Curry breads so popular it took us two months to get our hands on them.

If you’ve been following us for a while, you’ll know how much we love our curry breads, or “curry pan” as they’re known in Japan. We’ve taste-tested a whole heap of them in the past, but none has been quite as pretty as our latest curry bread find, the Fujisan Curry Pan.

▼ This bread comes in the shape of Fujisan, or Mt Fuji as it’s known overseas.

While this curry bread scores a ten-out-of-ten in terms of appearances, it’s also said to have a fantastic flavour, which led to it being awarded the top prize in the East Japan Fried Curry Pan category at the 2020 Curry Pan Grand Prix.

This accolade from the Japan Curry Pan Association led to the breads becoming so popular we had to wait two whole months to try them. So when they finally arrived, in a frozen state for freshness, we checked the heating instructions and immediately popped them in the microwave to thaw them out before finishing them off in the toaster oven to give them a lightly grilled surface.

While we waited for them to be done in the toaster oven, we were pleased to read that this “Fujisan Product” was developed and commercialised in collaboration with people with disabilities, through the social welfare corporation “Yours And Use”.

Helping others while helping yourself to a curry pan is a win-win for everyone involved, and when they look as good as these do, it’s definitely an award-worthy combination.

▼ Mt Fuji is often rendered as blue in paintings, but appears red in prints depicting the mountain during the scorching summer months.

Both the red and blue Mt Fuji breads looked fantastic, despite the fact that we’d slightly charred the ‘snow’ on the red one. The colourful exteriors made us think we were about to bite into a sweet dessert, so we had to remind ourselves that these were actually curry-flavoured breads.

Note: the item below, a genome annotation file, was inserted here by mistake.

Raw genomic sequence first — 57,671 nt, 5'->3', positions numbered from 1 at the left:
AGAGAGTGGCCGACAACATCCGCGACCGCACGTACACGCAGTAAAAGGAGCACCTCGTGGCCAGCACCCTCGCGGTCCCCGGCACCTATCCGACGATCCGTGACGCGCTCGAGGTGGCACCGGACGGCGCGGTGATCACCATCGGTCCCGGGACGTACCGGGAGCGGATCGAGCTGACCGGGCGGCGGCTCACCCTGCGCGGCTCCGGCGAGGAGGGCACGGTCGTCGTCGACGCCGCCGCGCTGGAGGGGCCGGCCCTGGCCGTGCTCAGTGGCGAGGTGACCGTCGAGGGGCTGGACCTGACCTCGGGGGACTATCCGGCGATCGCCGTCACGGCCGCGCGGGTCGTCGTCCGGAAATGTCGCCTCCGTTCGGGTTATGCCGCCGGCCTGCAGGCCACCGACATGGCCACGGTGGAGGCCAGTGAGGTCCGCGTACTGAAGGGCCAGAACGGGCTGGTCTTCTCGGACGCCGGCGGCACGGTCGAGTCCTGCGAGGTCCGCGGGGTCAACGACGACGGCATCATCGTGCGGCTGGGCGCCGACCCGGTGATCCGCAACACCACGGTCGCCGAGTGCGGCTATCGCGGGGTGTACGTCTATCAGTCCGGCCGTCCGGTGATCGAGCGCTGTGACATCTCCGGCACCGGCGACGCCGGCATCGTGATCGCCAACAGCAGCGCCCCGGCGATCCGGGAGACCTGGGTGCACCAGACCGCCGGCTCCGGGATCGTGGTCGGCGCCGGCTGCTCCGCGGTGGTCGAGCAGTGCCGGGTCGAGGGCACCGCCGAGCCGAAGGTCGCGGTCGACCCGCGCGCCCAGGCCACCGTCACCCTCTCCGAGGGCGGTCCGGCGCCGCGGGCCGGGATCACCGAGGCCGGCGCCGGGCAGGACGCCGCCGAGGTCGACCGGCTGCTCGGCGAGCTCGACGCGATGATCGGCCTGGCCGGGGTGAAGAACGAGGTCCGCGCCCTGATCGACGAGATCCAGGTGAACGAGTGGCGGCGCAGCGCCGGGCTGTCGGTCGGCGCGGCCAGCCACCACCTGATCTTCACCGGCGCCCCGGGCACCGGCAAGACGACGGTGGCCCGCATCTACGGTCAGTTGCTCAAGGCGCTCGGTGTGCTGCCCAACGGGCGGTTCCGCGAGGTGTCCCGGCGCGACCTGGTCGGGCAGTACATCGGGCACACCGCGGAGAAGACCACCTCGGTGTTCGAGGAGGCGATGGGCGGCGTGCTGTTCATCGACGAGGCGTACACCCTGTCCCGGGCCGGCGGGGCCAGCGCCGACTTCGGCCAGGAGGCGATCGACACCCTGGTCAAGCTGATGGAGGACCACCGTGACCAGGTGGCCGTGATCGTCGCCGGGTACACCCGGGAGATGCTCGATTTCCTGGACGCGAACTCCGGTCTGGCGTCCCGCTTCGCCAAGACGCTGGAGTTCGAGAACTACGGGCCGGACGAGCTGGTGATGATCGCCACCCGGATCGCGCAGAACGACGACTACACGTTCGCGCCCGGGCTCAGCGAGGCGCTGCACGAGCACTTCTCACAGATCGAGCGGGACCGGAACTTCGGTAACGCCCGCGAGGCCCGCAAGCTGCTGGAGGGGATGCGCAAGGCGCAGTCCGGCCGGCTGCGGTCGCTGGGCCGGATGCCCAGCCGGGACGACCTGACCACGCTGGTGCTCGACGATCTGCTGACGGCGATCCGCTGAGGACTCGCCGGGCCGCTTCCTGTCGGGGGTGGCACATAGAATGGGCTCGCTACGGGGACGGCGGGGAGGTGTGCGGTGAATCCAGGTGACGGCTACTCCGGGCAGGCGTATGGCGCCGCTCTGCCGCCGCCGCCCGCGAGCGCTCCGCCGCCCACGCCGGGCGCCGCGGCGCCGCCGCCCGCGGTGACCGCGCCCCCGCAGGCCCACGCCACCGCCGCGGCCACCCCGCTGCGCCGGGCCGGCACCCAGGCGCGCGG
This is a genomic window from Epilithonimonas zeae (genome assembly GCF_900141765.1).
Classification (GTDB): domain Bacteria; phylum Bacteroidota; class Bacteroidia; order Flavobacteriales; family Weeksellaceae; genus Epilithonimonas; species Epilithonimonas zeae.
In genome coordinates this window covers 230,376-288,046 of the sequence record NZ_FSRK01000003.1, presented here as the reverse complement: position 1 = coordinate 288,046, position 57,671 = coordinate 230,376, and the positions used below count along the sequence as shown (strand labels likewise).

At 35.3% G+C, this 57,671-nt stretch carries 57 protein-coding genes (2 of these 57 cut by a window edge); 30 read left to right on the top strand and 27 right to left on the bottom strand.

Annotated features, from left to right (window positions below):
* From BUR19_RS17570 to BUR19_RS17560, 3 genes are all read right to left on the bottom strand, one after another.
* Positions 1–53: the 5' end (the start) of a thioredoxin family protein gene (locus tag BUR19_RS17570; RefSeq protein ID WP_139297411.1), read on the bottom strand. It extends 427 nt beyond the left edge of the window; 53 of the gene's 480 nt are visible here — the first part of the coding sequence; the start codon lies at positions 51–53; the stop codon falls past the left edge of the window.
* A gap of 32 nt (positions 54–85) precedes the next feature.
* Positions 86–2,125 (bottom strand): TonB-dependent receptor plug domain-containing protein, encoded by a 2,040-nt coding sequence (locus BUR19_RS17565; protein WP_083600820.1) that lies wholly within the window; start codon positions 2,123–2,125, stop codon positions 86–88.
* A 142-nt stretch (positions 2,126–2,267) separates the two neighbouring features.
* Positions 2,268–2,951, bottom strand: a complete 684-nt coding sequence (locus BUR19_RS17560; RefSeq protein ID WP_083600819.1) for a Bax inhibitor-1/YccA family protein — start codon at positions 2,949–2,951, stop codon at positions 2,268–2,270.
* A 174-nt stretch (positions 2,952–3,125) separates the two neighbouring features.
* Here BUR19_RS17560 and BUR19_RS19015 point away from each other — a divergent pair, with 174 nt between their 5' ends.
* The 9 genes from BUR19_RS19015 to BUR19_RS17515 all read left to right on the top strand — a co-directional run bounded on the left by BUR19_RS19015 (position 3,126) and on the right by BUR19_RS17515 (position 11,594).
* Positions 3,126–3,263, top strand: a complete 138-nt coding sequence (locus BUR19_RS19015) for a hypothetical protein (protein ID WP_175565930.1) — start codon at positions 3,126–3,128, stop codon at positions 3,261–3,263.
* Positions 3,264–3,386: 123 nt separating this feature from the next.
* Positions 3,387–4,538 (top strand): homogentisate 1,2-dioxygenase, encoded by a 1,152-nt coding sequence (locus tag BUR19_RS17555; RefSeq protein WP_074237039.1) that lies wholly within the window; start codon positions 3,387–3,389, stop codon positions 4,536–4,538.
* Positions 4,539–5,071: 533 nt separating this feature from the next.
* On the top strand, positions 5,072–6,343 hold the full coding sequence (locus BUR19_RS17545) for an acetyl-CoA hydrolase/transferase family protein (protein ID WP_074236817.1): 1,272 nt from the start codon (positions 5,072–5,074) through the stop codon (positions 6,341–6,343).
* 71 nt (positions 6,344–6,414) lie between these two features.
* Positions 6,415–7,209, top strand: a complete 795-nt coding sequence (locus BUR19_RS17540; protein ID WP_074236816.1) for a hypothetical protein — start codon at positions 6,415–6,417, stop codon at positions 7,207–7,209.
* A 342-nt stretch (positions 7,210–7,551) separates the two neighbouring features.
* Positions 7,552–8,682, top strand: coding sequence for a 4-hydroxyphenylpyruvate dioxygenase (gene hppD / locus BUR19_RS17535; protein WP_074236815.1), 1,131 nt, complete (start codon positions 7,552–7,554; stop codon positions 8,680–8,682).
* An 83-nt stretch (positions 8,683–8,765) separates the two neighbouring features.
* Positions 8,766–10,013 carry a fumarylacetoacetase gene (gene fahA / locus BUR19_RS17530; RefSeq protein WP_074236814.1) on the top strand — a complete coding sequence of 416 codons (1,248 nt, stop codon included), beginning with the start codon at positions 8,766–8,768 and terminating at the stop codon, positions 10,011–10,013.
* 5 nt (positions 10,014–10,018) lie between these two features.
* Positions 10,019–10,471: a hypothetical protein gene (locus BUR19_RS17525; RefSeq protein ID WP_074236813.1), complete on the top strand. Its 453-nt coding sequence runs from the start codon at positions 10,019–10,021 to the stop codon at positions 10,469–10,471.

Before tasting them, we decided to take a knife to them to get a good look at the cross section inside.

Wow. This was not what we were expecting at all! The centre of the blue curry bread appeared to be empty, although the curry-coloured section at the bottom suggested the filling might’ve melted into the dough upon cooking.

▼ What we couldn’t tear our eyes away from, though, was the vibrant blueness of the bread.

The red Mt Fuji, on the other hand, had its red filling still intact. Sizing them up against each other, we figured they were both beautiful in their own unique ways, but most importantly, how would they taste?

Biting into the blue bread, we could taste a mild curry flavour, similar to a lot of other curry breads on the market. However, the bread was plump and chewy, providing us with a deeply satisfying mouthfeel, while the coconut ‘snow’ on the outside gave it an added depth of texture and flavour.

The red bread, however, appears to have chilli powder kneaded into the dough, as both the filling and the bread were much spicier than the blue version, giving us a hit of heat that reminded us of the magma deep beneath Mt Fuji.

These were top curry breads, well deserving of the accolades, and the wait to get them, due to their excellent appearance, taste and texture. Priced at 1,000 yen (US$9.19) for the pair, the breads can be purchased online, but you’ll need to act quick when they’re available as they often sell out due to popularity.

For something that’s more readily available, though, you can always check out this blue-and-white Mt Fuji bread, which promises to put a unique spin on your regular toast and sandwiches.

Related: Fujisan Curry Bread Blue, Fujisan Curry Bread Red, Yahoo!Shopping online store
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